But even if Jesus was talking about salvation as the “kingdom” in John 3, the new birth brings immediate entrance into and sight of that kingdom, as you would agree.
What we do not agree on is that the passage does not prove the new birth causes or precedes faith. Nor does it disprove that an opportunity for a personal commitment of faith is provided through God’s enlightenment for every man. And when exercised, God responds by giving (causing) the new birth.
brianwagner writes, “The kingdom that Jesus was talking to Nick about was one to see and enter, that is a literal one.”
We both agree that the kingdom of which Jesus spoke is a “literal” one meaning that it is real and it exists (or will exist). The difference, I think, is that you think of a physical kingdom on earth and I think of a spiritual kingdom in heaven. I think you also might agree that there is a spiritual kingdom in heaven; you also want there to be a physical kingdom on earth. So, what is Jesus talking about? Is He talking about two different kingdoms, one of which is really inconsequential in the face of eternity, or is He talking about one kingdom that makes all the difference in the world? I go with one kingdom that God’s elect see and enter.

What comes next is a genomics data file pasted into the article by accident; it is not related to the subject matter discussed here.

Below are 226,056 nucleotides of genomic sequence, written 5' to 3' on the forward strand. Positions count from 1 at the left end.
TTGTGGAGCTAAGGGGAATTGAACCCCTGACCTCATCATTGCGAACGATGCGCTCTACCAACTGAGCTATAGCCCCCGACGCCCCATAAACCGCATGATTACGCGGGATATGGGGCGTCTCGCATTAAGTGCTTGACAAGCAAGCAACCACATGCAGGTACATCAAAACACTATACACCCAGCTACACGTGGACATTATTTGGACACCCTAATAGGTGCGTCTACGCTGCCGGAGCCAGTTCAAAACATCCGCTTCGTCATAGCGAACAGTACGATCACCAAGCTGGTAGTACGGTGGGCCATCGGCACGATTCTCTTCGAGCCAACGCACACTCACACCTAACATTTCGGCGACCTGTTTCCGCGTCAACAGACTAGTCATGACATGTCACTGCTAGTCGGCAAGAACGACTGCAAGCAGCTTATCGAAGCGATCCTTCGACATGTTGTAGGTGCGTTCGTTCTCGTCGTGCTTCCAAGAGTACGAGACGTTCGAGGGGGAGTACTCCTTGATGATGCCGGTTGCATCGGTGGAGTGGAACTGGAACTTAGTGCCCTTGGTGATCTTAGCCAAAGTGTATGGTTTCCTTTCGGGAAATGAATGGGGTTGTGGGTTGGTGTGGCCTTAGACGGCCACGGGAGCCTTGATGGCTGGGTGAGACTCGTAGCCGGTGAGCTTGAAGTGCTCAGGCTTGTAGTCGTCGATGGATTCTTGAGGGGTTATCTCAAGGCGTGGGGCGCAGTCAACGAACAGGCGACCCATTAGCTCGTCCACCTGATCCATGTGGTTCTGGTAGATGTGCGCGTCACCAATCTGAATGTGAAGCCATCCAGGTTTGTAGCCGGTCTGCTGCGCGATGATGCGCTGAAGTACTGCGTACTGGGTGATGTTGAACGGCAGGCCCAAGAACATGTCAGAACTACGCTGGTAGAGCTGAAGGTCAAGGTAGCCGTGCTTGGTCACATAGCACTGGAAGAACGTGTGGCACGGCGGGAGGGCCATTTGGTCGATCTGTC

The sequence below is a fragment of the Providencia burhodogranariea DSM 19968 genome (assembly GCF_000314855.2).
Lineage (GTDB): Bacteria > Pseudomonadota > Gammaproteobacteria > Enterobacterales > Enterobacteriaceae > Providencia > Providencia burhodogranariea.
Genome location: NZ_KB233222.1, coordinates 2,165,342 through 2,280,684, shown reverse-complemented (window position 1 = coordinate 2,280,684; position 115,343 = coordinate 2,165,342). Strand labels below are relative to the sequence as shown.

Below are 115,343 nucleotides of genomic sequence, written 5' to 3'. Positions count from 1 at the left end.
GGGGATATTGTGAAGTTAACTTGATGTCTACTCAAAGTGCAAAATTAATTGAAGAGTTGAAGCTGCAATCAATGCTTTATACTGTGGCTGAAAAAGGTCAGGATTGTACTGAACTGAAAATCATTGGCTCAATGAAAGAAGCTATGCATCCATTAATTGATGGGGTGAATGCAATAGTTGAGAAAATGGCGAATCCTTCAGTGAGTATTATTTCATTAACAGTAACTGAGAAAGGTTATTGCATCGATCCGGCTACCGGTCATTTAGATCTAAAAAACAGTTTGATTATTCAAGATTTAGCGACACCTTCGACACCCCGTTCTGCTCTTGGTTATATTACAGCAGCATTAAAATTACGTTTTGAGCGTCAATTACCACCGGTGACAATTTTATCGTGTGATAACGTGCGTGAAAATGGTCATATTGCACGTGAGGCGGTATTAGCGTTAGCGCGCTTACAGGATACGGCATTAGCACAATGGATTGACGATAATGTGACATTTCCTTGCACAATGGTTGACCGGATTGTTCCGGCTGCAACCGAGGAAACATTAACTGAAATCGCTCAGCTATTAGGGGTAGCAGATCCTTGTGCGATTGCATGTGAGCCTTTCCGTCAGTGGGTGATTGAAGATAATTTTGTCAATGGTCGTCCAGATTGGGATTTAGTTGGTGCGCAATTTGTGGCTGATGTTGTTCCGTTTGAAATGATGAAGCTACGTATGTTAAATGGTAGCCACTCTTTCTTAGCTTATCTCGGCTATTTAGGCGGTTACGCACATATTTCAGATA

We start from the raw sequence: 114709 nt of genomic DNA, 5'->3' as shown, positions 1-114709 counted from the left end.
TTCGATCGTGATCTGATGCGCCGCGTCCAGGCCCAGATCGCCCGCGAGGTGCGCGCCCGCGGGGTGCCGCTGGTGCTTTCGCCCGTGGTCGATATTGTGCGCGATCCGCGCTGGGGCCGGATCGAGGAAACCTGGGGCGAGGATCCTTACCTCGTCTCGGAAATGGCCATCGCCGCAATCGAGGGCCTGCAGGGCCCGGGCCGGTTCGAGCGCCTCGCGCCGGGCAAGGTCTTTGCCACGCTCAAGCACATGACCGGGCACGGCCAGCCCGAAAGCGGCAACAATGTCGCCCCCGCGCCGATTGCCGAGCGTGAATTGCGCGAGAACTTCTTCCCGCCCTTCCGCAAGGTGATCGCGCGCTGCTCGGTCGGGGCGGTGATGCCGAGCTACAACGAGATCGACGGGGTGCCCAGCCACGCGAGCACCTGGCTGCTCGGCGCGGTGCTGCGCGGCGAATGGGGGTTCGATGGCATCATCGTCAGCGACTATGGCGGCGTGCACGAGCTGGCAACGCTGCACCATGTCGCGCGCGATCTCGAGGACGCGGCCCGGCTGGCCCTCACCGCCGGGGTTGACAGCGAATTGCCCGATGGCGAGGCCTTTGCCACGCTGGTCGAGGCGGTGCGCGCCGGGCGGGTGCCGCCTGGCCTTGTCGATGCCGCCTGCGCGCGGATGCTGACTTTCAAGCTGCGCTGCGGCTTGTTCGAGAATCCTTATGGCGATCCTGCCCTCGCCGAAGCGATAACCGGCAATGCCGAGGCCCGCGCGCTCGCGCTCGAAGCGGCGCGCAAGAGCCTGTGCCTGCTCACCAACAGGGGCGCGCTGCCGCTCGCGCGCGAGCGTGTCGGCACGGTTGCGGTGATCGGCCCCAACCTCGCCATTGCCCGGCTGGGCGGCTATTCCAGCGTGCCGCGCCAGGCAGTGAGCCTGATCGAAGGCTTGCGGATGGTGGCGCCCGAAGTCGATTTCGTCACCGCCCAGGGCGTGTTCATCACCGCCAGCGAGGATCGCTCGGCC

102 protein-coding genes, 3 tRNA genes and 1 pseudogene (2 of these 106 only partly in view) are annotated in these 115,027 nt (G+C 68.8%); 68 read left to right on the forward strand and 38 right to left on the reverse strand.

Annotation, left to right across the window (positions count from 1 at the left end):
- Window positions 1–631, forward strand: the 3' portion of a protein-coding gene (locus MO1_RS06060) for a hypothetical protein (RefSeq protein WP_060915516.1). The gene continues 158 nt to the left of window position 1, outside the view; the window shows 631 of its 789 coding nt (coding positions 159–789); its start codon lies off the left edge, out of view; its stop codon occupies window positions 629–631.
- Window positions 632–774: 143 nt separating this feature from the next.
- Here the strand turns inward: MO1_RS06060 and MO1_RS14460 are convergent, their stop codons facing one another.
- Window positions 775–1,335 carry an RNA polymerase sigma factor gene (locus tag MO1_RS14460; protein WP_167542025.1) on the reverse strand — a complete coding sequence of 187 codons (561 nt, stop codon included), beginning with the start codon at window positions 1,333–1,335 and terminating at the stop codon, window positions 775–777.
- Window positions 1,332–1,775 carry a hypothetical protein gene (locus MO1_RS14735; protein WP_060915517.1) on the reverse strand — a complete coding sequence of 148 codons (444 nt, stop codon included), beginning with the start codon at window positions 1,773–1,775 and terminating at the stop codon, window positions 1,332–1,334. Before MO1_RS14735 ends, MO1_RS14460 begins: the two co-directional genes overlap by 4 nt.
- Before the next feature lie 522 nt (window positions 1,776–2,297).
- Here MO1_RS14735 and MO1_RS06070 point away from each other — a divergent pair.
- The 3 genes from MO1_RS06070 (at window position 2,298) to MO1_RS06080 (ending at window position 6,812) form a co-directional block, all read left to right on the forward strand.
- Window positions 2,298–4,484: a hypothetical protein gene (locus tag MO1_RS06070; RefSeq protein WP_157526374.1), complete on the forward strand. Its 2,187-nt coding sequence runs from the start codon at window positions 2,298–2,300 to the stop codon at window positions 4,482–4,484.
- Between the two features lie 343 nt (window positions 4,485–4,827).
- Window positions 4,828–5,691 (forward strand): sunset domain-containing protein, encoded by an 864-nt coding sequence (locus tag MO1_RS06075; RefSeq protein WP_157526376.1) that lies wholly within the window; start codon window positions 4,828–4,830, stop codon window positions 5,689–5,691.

I think Roger you answer a portion of my response before reading the whole thing and seeing the context of my points made. I discussed how whether kingdom is physical or spiritual, heavenly or personal, the new birth as defined by reformed theology does not find clear support in Jesus’ words. I think it would be better to read the whole and then discuss important parts. Just a thought. 🙂
brianwagner writes, “… I discussed how whether kingdom is physical or spiritual, heavenly or personal,…”
I know, but you screwed your message up by saying “literal” which applies equally to either physical or spiritual (where “spiritual” in identifying a kingdom is not “spiritualizing;” whatever that brings to mind – or even that you thought in that direction).